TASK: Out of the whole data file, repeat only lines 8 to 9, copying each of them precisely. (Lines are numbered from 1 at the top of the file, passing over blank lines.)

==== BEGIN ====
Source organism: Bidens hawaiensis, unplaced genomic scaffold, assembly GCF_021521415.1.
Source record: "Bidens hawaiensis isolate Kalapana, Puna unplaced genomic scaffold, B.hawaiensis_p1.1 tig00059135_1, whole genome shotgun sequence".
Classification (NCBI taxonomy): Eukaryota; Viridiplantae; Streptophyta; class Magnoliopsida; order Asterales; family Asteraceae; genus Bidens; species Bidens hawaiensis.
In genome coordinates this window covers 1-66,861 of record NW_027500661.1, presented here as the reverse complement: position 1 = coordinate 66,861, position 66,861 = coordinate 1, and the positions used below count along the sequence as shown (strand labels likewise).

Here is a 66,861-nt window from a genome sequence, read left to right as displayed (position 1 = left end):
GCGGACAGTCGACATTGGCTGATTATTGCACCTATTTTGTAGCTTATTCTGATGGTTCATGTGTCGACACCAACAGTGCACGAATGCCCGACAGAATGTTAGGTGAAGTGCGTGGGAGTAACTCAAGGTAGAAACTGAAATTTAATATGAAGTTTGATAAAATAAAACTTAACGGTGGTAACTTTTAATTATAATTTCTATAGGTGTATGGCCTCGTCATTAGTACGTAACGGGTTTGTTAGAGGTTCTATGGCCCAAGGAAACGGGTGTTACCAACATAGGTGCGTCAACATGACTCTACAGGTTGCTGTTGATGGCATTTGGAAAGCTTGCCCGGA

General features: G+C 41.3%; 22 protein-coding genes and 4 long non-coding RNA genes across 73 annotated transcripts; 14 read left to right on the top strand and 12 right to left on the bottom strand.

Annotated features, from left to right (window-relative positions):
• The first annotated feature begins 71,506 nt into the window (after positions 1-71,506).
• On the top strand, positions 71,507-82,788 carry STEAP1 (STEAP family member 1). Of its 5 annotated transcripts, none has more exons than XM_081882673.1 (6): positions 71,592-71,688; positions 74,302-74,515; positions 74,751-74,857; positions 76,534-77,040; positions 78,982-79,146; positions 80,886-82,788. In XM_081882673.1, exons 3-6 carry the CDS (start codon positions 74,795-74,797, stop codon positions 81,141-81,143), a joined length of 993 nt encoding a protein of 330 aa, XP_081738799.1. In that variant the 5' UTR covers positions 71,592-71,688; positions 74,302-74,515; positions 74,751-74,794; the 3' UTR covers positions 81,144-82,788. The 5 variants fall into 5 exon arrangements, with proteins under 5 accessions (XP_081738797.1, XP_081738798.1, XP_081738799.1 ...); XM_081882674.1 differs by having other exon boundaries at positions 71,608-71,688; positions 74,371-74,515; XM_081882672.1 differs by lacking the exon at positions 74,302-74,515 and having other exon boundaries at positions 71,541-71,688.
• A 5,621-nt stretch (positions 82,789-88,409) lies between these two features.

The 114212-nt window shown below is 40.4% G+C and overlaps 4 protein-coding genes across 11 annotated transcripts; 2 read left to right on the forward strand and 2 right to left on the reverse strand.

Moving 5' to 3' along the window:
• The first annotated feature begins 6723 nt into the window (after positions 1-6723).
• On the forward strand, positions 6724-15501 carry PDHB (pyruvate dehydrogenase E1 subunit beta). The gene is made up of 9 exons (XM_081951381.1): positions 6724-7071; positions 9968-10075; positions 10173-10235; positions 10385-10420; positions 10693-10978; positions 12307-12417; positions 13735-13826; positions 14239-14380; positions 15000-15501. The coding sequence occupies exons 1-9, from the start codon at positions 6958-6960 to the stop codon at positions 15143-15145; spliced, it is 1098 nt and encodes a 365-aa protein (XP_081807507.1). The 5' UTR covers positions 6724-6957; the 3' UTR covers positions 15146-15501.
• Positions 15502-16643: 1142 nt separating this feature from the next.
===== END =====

Annotated features, from left to right (window-relative positions):
• The first annotated feature begins 71,506 nt into the window (after positions 1-71,506).